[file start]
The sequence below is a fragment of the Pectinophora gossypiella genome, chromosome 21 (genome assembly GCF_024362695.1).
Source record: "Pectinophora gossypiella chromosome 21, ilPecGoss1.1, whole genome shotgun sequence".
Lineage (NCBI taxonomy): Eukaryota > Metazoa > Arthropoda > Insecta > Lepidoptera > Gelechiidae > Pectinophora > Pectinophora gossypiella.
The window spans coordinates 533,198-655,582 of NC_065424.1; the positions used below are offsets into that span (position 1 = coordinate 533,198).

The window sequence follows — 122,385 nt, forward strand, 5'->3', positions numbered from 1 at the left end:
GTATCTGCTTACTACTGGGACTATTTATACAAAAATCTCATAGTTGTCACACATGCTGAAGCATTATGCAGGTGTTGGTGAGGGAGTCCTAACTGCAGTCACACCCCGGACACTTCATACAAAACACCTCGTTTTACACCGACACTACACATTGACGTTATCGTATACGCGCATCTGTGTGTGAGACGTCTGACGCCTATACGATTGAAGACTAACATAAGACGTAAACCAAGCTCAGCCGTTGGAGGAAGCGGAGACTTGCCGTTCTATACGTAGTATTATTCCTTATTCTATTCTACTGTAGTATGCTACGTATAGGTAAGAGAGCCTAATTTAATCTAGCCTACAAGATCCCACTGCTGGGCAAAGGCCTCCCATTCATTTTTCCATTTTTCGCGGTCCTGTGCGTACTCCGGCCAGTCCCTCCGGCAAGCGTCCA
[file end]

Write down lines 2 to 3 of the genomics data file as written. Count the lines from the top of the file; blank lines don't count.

Source record: "Pectinophora gossypiella chromosome 21, ilPecGoss1.1, whole genome shotgun sequence".
Lineage (NCBI taxonomy): Eukaryota > Metazoa > Arthropoda > Insecta > Lepidoptera > Gelechiidae > Pectinophora > Pectinophora gossypiella.